During a discussion on Animal Control, Boback wanted to know ‘exactly what they do for us’, and Maureen said that the liability of not having a contract far exceeds the $25,000 annual cost.

 Concerning salary increases, Maureen explained that the goal is to implement a ‘merit program’, which would be controlled by the Town Manager.

 “As far as Bay Oaks, we have plans for basic maintenance like resurfacing the tennis court, fixing the air conditioning, lighting and the floors – all of which will be brought before Council,” she said.

 Vice-Mayor Summer Stockton said that – when she was growing up – there were five full time staff people at Bay Oaks, with the rest part time, and ‘it was run perfectly’. A long discussion was then held about Bay Oaks and the pool, with Cereceda pointing out that what mattered to an 11-year old 20 years ago is different that what matters to 11-year olds now. Maureen said staff would be bringing back more information on that at the meeting on August 22.

 During a discussion on Time Square, Gore asked if the price businesses pay to rent space in the town’s right of way there is going to remain the same indefinitely.

 “$6 a square foot is so cheap,” she said, and Boback and Councilmember Rexann Hosafros agreed.

 “The key component was the road construction, and once its gone down the island we’ll look at the costs again,” Maureen said.

 Public Works Director Scott Baker explained that the Town will be buying another Kubota vehicle – using a 29% reimbursement from the Tourist Development Council (TDC), and ‘retiring’, or selling, four old ones.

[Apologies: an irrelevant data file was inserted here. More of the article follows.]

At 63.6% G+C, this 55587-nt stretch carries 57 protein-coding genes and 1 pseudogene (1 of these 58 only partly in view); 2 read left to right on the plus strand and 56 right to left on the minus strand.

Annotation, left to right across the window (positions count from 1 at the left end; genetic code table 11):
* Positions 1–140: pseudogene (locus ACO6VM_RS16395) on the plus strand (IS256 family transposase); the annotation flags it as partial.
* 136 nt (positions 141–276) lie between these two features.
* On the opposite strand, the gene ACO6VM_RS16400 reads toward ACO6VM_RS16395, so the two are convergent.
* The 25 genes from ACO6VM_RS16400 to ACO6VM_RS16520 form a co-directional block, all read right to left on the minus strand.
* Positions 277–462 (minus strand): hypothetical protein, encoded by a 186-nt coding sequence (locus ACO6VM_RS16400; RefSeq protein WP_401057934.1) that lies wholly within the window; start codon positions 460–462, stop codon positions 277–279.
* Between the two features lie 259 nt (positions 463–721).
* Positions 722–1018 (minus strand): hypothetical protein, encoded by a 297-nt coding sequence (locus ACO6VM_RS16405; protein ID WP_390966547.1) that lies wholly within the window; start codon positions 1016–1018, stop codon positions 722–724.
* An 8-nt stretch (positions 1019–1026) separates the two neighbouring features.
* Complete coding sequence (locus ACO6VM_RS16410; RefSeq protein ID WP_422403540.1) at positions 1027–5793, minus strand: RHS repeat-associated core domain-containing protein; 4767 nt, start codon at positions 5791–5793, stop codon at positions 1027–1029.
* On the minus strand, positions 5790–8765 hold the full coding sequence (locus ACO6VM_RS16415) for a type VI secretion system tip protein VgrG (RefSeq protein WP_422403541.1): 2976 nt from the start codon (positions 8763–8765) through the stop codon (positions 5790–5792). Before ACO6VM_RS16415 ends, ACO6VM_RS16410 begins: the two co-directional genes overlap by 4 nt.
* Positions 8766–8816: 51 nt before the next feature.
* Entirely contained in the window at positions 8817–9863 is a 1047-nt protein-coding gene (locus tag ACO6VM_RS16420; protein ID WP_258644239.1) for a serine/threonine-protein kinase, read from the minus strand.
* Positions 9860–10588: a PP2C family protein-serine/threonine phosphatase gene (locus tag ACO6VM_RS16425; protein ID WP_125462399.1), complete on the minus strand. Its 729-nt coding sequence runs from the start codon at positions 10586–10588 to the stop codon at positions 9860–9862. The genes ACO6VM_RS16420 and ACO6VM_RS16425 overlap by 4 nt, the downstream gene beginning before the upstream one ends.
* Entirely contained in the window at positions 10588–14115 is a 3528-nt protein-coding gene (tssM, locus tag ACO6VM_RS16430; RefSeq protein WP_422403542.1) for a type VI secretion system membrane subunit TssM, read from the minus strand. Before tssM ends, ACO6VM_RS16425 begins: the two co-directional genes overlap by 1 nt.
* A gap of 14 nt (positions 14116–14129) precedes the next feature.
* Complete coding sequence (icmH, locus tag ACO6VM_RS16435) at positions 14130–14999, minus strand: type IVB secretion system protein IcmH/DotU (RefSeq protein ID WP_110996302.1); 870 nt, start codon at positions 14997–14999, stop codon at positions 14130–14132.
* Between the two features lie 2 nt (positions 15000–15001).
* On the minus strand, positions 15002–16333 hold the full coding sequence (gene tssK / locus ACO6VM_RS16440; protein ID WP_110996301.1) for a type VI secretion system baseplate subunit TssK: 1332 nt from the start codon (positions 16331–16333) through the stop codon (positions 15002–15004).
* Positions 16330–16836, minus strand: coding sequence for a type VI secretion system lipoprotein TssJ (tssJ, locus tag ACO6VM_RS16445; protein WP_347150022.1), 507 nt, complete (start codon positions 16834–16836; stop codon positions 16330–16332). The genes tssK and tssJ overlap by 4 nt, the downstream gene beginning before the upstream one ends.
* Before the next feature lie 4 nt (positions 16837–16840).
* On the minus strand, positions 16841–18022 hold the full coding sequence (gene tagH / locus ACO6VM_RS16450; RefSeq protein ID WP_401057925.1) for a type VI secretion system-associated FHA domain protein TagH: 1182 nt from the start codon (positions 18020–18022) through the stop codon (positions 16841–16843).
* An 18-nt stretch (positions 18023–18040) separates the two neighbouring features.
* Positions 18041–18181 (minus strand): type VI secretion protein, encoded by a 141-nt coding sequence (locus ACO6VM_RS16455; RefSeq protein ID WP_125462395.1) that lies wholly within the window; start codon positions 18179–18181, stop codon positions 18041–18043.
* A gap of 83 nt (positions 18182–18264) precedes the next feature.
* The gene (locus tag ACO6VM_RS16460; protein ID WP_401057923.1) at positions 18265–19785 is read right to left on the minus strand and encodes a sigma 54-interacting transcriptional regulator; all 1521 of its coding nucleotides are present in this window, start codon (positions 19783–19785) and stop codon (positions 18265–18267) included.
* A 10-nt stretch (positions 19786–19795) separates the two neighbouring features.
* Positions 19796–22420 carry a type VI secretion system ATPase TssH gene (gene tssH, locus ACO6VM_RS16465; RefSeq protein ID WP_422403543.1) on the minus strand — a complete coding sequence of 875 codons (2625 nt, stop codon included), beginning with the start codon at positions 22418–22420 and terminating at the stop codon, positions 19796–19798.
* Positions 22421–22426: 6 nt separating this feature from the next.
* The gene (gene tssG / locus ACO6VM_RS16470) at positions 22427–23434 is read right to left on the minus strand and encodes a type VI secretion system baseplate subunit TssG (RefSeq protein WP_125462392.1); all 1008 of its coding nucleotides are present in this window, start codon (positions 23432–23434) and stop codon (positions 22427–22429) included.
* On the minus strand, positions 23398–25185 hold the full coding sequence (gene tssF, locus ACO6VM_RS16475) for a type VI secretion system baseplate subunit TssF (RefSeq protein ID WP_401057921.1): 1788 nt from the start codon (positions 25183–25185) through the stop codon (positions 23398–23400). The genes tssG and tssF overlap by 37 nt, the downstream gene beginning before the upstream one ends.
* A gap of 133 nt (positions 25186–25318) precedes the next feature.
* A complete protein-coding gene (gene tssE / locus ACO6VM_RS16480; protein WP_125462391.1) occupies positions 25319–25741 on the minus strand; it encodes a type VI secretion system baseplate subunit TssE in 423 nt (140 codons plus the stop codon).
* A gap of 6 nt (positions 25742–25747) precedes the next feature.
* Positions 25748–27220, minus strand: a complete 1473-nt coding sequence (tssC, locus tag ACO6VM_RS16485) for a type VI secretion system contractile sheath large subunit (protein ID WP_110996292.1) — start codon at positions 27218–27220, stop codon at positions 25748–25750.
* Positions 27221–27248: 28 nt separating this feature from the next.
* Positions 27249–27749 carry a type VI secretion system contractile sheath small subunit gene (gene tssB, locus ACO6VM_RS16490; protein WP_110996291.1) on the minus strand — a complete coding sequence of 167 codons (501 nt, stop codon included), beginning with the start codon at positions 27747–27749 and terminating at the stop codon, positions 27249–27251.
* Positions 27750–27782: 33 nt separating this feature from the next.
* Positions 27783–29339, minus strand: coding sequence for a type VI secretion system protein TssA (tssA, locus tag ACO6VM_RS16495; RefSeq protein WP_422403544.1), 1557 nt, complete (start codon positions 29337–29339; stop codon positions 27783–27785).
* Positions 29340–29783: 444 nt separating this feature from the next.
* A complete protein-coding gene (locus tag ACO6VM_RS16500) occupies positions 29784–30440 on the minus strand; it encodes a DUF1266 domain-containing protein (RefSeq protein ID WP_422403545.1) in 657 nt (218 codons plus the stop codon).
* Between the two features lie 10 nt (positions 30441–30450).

Hosafros once again asked that an additional code enforcement officer be hired.

 “I see stuff going on all the time that I know people don’t have a permit for,” she said. “We used to have more than one, and they can also be used for educational purposes – to explain to people what they’re doing wrong and why.”

 Boback, Cereceda and Gore agreed, and Program Developer Kara Stewart said she’d like to be more ‘pro-active’ – focusing on certain areas like short-term rentals.

 “(Code Enforcement Officer) Molly has been working on weekends and later during the day sometimes,” she said. “Her volume has been increasing lately, so if we are going to get more pro-active we need to hire another person. We are going to the magistrate monthly now, and we have our process going.”

 Cereceda said she doesn’t want to see Fort Myers Beach as a ‘vigilante community’ but rather use code enforcement to protect people who do follow the rules.

 Council asked staff to determine how much would be required to hire an additional code officer and return to them at their next meeting.

 Hosafros reported that the Mound House is ‘making way more money than any facility of that kind is expected’ and Cereceda said the Museum Store is going gangbusters.

 Boback said that the Town is spending $1.3 million for Bay Oaks, the Mound House Newton Park, the Beach Pool and the Town’s mooring field.

 “We’re spending half of our property taxes for those five items – let’s all consider that before we go to the meeting on August 22nd,” he said. “I don’t think – as small a town as we are – we should be spending 50%. Perhaps we need to have a referendum.”

 Hosafros and Cereceda vehemently disagreed, saying it’s nowhere near half the budget because Boback isn’t factoring in what those facilities bring in.

 At public comment held at the end of the meeting, Ed Scott said that code enforcement needs to have someone to drive around all the time looking for violations and offered to do the job himself for a $1 salary, saying the ‘businesses have taken over the island’.


Keri Hendry Weeg

 Edited 8/12/16 12:00pm